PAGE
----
Obesity: 'no silver bullet' but many promising weapons
Rethink regulation and education, researchers recommend
There is no quick fix for the worldwide problem of obesity, but there are many useful tactics to fight it, researchers say.
"People want to find the one solution that will solve the problem, but there is no silver bullet," said Mike Mulvey, a consumer behaviour expert and marketing professor at the University of Ottawa.
A study published this week in the medical journal The Lancet argues that today's food environments exploit people's biological, psychological, social and economic vulnerabilities, making it easier for them to eat unhealthy foods.
This reinforces demand for foods of poor nutritional quality, furthering the cycle of unhealthy food environments. In order to tackle the obesity epidemic, regulatory controls and education campaigns need to be reconsidered, food experts say. That echoes a main recommendation of the study.
While our psychological and biological taste buds are drawn to junk foods that contain high levels of fat, sugar and salt — which food industry giants make even harder to resist with concepts such as "bliss point" (food manufactured to bring the most pleasure possible), "mouth feel" (enjoyable fat compounds) and "flavour burst" (added salt) — it's not just the manipulation of taste that makes junk food so attractive.
It's the convenience, dietitians say. People just love convenience.
"Even lawyers run down to the food court for what's convenient," said Leah Shainhouse, a private practice dietitian.
Shainhouse and fellow dietitian Abby Langer agree that people are aware of what's healthy and what's not, but many people don't cook for themselves and their families because they're too busy.
"People are trapped in habits related to food and convenience," said Mulvey. "What they need to do is large scale."
Mulvey said the nutritional claims for food products need to be more transparent.
According to the book Salt Sugar Fat: How the Food Giants Hooked Us by Michael Moss, large food manufacturers will call a product low-fat while boosting its sugar and salt content.
"In the back of people's minds they do know what you eat is important, but they are not aware of exactly what they're putting in their bodies," said Shainhouse.
Controlling portion sizes and enforcing transparent marketing are popular options for government regulation, but people working in the field emphasize nutrition education.
If nutritional information on food labels is unclear or it isn't available in restaurants, people will assume that because they are eating healthy, they don't need to pay attention to portion size, said Shainhouse.
"Have nuts for a healthy snack, yes, but how many of those nuts are you eating? Determine portion sizes before you dive in."
Regulating gigantic soft drink sizes has been somewhat successful.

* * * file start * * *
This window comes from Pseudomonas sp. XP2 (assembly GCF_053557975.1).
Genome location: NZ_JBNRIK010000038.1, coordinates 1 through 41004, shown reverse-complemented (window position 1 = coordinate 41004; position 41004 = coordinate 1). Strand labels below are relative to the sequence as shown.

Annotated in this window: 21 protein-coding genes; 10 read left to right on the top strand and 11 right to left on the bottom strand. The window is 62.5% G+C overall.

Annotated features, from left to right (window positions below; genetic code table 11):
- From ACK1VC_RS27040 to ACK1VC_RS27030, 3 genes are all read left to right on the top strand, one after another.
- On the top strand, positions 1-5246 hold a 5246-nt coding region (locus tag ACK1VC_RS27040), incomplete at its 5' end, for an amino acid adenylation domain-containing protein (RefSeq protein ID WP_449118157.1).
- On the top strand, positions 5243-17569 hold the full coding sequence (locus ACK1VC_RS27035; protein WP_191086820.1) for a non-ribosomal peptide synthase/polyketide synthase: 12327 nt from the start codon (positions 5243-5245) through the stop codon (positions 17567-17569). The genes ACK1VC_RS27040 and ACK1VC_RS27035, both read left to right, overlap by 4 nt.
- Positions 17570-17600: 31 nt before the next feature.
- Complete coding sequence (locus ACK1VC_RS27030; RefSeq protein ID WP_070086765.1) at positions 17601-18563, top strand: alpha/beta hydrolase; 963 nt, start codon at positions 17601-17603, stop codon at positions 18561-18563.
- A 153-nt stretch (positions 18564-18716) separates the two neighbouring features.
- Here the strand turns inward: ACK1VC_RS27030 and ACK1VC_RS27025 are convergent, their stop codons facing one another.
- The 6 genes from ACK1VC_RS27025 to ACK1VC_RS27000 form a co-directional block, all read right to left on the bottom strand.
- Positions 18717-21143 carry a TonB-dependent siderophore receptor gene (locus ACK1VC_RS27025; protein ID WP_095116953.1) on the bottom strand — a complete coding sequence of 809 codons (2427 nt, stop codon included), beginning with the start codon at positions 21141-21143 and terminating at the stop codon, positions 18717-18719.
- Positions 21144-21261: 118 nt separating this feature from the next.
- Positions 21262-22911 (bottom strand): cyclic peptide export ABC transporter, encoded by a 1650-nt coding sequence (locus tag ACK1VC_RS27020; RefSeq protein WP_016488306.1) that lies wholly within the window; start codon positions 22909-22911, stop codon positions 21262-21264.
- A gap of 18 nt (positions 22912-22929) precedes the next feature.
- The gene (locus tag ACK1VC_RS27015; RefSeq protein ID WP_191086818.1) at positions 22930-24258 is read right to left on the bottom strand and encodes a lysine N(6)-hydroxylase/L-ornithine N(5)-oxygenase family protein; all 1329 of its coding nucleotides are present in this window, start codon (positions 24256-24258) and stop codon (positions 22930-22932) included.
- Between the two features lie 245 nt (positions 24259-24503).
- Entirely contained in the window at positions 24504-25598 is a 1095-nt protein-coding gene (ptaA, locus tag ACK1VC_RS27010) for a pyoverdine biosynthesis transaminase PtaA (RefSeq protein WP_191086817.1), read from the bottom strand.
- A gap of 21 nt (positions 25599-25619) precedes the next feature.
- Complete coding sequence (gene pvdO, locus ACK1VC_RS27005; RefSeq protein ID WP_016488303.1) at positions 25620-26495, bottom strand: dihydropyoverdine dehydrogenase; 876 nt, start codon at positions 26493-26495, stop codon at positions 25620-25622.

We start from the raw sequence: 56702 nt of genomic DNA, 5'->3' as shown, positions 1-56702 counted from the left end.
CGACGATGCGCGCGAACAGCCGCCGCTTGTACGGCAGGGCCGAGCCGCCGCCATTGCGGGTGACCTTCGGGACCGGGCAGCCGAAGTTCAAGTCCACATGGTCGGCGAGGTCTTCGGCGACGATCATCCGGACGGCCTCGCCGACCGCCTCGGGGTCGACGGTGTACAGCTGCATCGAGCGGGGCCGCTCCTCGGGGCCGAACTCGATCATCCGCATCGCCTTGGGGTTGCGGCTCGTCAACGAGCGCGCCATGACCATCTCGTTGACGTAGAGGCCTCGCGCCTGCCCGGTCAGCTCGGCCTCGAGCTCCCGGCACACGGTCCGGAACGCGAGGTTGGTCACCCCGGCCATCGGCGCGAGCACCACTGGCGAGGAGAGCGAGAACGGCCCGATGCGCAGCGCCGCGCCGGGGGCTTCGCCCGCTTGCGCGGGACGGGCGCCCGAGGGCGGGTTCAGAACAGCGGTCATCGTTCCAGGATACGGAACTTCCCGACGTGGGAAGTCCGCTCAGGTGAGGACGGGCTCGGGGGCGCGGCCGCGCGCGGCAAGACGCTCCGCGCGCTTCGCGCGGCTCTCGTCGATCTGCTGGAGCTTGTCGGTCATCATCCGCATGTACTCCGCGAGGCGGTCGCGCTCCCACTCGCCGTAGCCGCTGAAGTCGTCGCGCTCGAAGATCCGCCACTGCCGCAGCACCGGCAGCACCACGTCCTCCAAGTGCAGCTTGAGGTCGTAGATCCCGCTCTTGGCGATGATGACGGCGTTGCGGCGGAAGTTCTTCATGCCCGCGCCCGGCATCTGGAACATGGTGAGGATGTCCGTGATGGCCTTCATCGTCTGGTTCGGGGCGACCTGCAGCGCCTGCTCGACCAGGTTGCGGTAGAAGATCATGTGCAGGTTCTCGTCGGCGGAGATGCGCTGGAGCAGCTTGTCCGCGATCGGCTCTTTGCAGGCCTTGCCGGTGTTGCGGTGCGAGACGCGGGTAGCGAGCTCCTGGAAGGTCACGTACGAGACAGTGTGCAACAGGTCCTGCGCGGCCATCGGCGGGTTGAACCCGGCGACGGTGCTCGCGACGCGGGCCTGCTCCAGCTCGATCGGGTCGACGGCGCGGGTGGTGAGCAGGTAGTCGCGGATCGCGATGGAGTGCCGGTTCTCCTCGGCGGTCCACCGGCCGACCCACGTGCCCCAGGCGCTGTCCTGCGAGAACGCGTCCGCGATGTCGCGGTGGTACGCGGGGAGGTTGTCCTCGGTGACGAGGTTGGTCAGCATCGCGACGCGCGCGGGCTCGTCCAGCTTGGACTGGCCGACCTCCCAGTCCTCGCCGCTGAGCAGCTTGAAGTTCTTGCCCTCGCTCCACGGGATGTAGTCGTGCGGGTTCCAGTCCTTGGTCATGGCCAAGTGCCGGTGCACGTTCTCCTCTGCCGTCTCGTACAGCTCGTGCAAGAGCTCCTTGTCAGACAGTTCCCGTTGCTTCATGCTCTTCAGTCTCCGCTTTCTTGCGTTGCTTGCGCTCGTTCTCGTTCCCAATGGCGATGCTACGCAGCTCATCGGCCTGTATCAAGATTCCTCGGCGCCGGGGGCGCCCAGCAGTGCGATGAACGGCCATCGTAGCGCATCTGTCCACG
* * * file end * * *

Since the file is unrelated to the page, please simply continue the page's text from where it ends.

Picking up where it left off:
"When you look at the soft drink giants, I don't think it's any secret that they are hurting," said Sylvain Charlebois, a University of Guelph professor of food distribution and policy.
"There's evidence out there that the modern consumer is looking for healthier products. Coke is going into milk production. Is there another more wholesome food than milk?"
Some regulatory measures resonate with food experts.
One suggestion from the study in The Lancet is to tax "health-related" foods less than junk foods, but food experts don't agree regulation is the best suggestion.
"Prices will affect consumption, but it could have different effects at different income levels," said Mulvey. "Alcohol and tobacco are taxed to death and Canadians are still heavy users, because it's fun. Food is fun, too. It's not just functional."
Abbey Langer, a consulting dietitian and a council member of the College of Dietitians of Ontario, said, "You have to be careful what you regulate, because you don't know the wider impact of it."
People who eat fast food because their income is limited won't necessarily change their habits if junk food becomes more expensive. Instead, they might eat even lower quality food.
"It won't change larger habits or encourage people to exercise," Langer said.
Nutrition education for kids and adults
Educating people is a more popular approach. Nutrition is not part of a North American education the way it is in countries such as Japan that have lower obesity rates.
Shainhouse tries to teach adults about healthy eating. She is using Nutrition Month in March to bring workplace wellness to the business world.
"We are focusing on 9-to-5," she said. "I will do a presentation on what a healthy diet actually looks like, what a meal should consist of and find out what people are putting into their meals."
Educating people about marketing tricks is an important solution, said Mulvey.
"Some of the things we see marketers do are things like vending machines," he said. "Why would I go find something healthy when there are snacks right down the hall?"
Langer said, "It should be mandatory for kids to have nutrition in their school. In Japan it's mandatory and it's amazing. They learn how to cook and how to eat at a very early age. It has an impact on how people eat through their lives."
Children need to learn basic food literacy skills such as where food comes from and how to cook simple, healthy meals, said dietitian Christy Brissette.
"The best way for children to learn healthy eating habits is from their parents," she said. "As often as possible, parents should encourage children and teens to eat meals together as a family."
In France, school lunches are commonly provided to school children and contain fresh meat, vegetables and fish.
"French parents believe it is as important to teach your children to eat as it is to teach them to read," said Karen Le Billon, author of French Kids Eat Everything. "They view food as a fun family adventure; new tastes are something to be discovered together."